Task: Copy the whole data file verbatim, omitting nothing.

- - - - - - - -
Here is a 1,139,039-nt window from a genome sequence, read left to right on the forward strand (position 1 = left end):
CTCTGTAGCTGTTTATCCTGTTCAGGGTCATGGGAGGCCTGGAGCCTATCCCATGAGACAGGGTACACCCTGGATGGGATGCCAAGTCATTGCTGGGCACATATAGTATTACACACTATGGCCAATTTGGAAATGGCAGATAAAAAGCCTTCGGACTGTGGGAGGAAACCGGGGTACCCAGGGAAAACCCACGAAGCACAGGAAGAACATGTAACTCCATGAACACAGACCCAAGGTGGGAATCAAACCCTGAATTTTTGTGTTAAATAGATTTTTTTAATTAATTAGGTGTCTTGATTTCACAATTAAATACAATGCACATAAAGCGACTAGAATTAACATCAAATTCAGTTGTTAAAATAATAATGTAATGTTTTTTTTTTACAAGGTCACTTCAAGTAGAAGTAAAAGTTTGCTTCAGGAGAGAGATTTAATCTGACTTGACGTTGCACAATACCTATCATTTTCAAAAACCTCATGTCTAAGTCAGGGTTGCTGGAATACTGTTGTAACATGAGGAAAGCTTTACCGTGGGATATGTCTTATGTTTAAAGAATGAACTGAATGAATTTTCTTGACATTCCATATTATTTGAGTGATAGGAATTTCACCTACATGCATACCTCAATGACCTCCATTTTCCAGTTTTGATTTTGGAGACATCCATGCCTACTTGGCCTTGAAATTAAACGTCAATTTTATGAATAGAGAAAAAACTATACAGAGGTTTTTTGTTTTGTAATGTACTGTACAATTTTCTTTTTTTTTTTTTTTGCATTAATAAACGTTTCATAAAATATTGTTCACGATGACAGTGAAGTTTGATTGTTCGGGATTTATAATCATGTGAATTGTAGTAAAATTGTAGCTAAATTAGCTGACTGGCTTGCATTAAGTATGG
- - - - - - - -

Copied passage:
Here is a 1,139,039-nt window from a genome sequence, read left to right on the forward strand (position 1 = left end):
CTCTGTAGCTGTTTATCCTGTTCAGGGTCATGGGAGGCCTGGAGCCTATCCCATGAGACAGGGTACACCCTGGATGGGATGCCAAGTCATTGCTGGGCACATATAGTATTACACACTATGGCCAATTTGGAAATGGCAGATAAAAAGCCTTCGGACTGTGGGAGGAAACCGGGGTACCCAGGGAAAACCCACGAAGCACAGGAAGAACATGTAACTCCATGAACACAGACCCAAGGTGGGAATCAAACCCTGAATTTTTGTGTTAAATAGATTTTTTTAATTAATTAGGTGTCTTGATTTCACAATTAAATACAATGCACATAAAGCGACTAGAATTAACATCAAATTCAGTTGTTAAAATAATAATGTAATGTTTTTTTTTTACAAGGTCACTTCAAGTAGAAGTAAAAGTTTGCTTCAGGAGAGAGATTTAATCTGACTTGACGTTGCACAATACCTATCATTTTCAAAAACCTCATGTCTAAGTCAGGGTTGCTGGAATACTGTTGTAACATGAGGAAAGCTTTACCGTGGGATATGTCTTATGTTTAAAGAATGAACTGAATGAATTTTCTTGACATTCCATATTATTTGAGTGATAGGAATTTCACCTACATGCATACCTCAATGACCTCCATTTTCCAGTTTTGATTTTGGAGACATCCATGCCTACTTGGCCTTGAAATTAAACGTCAATTTTATGAATAGAGAAAAAACTATACAGAGGTTTTTTGTTTTGTAATGTACTGTACAATTTTCTTTTTTTTTTTTTTTGCATTAATAAACGTTTCATAAAATATTGTTCACGATGACAGTGAAGTTTGATTGTTCGGGATTTATAATCATGTGAATTGTAGTAAAATTGTAGCTAAATTAGCTGACTGGCTTGCATTAAGTATGG